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This question/topic came up in a discussion with a colleague and I was looking for some opinions on this:

I am modeling some data using a random effects logistic regression, more precisely a random intercept logistic regression. For the fixed effects I have 9 variables that are of interest and come into consideration. I would like to do some sort of model selection to find the variables that are significant and give the “best” model (main effects only).

My first idea was to use the AIC to compare different models but with 9 variables I was not too exciting to compare 2^9=512 different models (keyword: data dredging).

I discussed this with a colleague and he told me that he remembered reading about using stepwise (or forward) model selection with GLMMs. But instead of using a p-value (e.g. based on a likelihood ratio test for GLMMs), one should use the AIC as entry/exit criterion.

I found this idea very interesting, but I did not find any references that further discussed this and my colleague did not remember where he read it. Many books suggest using the AIC to compare models but I did not find any discussion about using this together with a stepwise or forward model selection procedure.

So I have basically two questions:

  1. Is there anything wrong with using the AIC in a stepwise model selection procedure as entry/exit criterion? If yes, what would be the alternative?

  2. Do you have some references that discuss the above procedure that (also as reference for a final report?

Best,

Emilia

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    $\begingroup$ Stepwise model selection is as much data dredging as full subset selection (it actually tries to find approximatly the same solution in much less time). AIC-based selection is data dredging too. $\endgroup$ – Michael M Oct 31 '13 at 9:18
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Stepwise selection is wrong in multilevel models for the same reasons it is wrong in "regular" regression: The p-values will be too low, the standard errors too small, the parameter estimates biased away from 0 etc. Most important, it denies you the opportunity to think.

9 IVs is not so very many. Why did you choose those 9? Surely you had a reason.

One initial thing to do is look at a lot of plots; which precise ones depends a little on whether your data are longitudinal (in which case plots with time on the x-axis are often useful) or clustered. But surely look at relationships between the 9 IVs and your DV (parallel box plots are one simple possibility).

The ideal would be to build a few models based on substantive sense and compare them using AIC, BIC or some other measure. But don't be surprised if no particular model comes forth as clearly best. You don't say what field you work in, but in many (most?) fields, nature is complicated. Several models may fit about equally well and a different model may fit better on a different data set (even if both are random samples from the same population).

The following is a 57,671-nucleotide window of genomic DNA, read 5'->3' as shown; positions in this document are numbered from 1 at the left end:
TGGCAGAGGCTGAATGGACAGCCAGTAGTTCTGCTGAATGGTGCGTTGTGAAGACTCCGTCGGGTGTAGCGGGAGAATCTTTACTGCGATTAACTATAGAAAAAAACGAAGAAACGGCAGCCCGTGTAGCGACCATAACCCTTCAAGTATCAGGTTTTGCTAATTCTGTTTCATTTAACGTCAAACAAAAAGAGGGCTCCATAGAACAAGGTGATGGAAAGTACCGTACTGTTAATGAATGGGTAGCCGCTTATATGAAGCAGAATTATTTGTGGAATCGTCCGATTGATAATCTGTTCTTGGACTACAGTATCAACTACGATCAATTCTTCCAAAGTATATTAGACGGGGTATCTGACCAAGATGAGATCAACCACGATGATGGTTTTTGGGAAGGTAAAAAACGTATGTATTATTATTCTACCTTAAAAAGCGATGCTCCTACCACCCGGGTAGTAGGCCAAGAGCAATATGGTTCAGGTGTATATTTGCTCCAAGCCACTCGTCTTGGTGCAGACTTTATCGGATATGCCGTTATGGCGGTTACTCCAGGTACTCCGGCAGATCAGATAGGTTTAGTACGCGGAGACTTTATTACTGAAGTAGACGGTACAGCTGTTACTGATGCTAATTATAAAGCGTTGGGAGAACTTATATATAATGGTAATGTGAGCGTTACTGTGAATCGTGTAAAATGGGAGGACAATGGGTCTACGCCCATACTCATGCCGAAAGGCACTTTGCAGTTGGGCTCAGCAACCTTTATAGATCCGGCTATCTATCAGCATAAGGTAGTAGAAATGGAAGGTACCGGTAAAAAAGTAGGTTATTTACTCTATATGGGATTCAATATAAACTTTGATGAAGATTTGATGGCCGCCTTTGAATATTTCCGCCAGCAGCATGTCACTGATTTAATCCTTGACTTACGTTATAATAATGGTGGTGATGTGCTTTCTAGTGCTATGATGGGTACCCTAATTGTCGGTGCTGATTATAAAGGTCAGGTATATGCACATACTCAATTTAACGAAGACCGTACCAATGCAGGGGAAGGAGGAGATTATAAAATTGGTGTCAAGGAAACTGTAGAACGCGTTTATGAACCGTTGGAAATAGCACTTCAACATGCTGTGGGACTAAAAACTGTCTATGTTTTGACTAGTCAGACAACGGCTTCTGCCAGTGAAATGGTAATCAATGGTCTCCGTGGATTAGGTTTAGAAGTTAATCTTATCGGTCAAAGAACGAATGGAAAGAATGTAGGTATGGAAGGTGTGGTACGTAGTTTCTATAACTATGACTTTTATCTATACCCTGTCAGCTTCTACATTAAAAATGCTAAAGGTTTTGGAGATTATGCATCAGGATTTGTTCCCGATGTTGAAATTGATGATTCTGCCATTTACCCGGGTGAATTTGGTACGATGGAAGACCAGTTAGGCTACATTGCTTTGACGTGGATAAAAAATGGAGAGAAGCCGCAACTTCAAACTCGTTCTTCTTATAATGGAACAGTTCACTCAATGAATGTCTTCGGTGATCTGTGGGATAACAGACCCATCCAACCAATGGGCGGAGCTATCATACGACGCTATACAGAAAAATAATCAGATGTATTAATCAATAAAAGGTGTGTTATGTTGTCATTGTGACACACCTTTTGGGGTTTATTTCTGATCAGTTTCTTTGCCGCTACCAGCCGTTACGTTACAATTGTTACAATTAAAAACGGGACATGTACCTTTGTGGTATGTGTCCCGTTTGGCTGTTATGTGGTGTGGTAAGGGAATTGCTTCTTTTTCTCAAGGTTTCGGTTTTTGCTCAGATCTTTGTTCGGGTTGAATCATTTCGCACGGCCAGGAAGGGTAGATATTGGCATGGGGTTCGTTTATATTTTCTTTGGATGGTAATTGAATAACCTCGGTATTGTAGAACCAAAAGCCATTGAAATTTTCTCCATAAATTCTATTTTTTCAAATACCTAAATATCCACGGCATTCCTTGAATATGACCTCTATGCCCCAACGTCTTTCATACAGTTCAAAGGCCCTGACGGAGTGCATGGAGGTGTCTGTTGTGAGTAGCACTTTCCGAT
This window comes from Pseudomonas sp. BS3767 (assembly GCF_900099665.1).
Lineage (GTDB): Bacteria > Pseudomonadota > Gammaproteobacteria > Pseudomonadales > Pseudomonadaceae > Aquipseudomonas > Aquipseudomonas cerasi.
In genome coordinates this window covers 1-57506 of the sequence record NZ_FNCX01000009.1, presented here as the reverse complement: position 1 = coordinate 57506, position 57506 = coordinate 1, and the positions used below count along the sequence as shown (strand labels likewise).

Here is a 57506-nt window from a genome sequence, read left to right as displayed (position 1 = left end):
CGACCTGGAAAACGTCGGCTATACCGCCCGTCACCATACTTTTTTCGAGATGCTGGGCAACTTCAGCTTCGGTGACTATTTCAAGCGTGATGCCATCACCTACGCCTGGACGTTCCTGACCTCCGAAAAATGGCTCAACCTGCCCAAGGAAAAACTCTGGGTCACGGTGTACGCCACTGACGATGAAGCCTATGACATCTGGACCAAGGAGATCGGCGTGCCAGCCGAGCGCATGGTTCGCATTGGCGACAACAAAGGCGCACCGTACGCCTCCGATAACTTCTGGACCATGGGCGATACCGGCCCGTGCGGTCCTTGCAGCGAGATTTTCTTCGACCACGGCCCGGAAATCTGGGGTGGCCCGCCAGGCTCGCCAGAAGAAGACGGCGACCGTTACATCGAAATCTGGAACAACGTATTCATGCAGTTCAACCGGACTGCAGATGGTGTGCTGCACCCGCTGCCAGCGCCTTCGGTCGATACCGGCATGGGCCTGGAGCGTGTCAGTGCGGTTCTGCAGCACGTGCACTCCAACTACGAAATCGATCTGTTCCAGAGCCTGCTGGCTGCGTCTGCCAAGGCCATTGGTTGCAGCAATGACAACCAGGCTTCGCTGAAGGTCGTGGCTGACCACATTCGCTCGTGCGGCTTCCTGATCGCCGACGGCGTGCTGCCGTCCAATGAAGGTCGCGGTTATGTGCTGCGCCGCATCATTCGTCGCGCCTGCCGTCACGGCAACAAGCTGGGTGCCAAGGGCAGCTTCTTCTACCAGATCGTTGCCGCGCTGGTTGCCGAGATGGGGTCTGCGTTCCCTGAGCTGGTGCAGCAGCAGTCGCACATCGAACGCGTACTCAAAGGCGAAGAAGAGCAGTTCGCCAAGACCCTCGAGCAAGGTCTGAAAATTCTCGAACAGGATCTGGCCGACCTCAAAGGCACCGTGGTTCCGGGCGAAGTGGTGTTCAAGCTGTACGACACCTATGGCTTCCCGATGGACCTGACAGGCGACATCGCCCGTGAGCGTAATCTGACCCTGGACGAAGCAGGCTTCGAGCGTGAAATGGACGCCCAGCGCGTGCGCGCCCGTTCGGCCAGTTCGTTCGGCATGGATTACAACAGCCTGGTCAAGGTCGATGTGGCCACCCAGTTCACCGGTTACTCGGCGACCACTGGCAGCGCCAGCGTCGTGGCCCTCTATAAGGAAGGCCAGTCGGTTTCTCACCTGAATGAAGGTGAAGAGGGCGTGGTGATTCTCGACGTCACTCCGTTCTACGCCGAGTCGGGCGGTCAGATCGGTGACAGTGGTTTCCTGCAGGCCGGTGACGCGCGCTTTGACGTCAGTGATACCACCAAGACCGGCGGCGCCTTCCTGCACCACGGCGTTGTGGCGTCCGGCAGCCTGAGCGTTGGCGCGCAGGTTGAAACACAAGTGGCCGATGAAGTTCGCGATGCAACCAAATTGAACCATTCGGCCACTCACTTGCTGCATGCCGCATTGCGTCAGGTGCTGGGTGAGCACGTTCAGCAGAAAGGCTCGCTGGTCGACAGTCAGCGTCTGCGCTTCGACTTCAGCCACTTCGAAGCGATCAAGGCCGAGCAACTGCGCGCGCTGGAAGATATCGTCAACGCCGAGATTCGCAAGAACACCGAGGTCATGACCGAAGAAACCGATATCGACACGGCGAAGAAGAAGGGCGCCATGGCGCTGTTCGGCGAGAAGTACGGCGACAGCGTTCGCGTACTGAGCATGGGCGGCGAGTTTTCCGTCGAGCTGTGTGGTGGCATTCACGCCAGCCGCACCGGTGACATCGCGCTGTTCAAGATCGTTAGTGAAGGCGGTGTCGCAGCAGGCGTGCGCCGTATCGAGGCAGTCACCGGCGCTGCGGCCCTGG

As for references - there are lots of good books on nonlinear mixed models. Which one is best for you depends on a) What field you are in b) What the nature of the data is c) What software you use.

Responding to your comment

  1. If all 9 variables are scientifically important, I would at least consider including them all. If a variable that everyone thinks is important winds up having a small effect, that is interesting.

  2. Certainly plot all your variables over time and in various ways.

  3. For general issues about longitudinal multilevel models I like Hedeker and Gibbons; for nonlinear longitudinal models in SAS I like Molenberghs and Verbeke. The SAS documentation itself (for PROC GLIMMIX) also provides guidance.

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  • $\begingroup$ In this study, subjects are exposed to different drug and excercise combinations over time and the outcome of interest is the presence of a certain respiratory condition (yes/no). Patients are measured repeatedly every 2 weeks over 6 months. In terms of software, I use SAS and R. The 9 IVs where choosen by the investigator due to their scientific importance. $\endgroup$ – Emilia Oct 31 '13 at 11:11
  • $\begingroup$ Inspection of data is just as bad, if not worse than using algorithmic model selection. The reason being, is that algorithmic model selection is well understood and can be potentially adjusted for; looking at the data and employing subjective judgement is a process that cannot be replicated or adjusted for. In any case, I would avoid doing model selection because model selection invalidates inference. Since there are only 9 covariates here, I think that the best advice is to work with the full model or with a model selected based on substance alone. $\endgroup$ – user3903581 Jan 17 '18 at 19:20
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Model selection can better be carried out using shrinkage methods such as LASSO. Stepwise methods are too liberal. A justification can be found in Tibshirani's webpage. If you are using R then there is a package called glmmLasso which allows model selection in generalized linear mixed effects models using the LASSO shrinkage method.

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A good reference for AIC based mixed model selection in R (also good for dummies) would be Zuur_2009_Mixed_Effect_Models_and_Extensions_in_Ecology_with_R,

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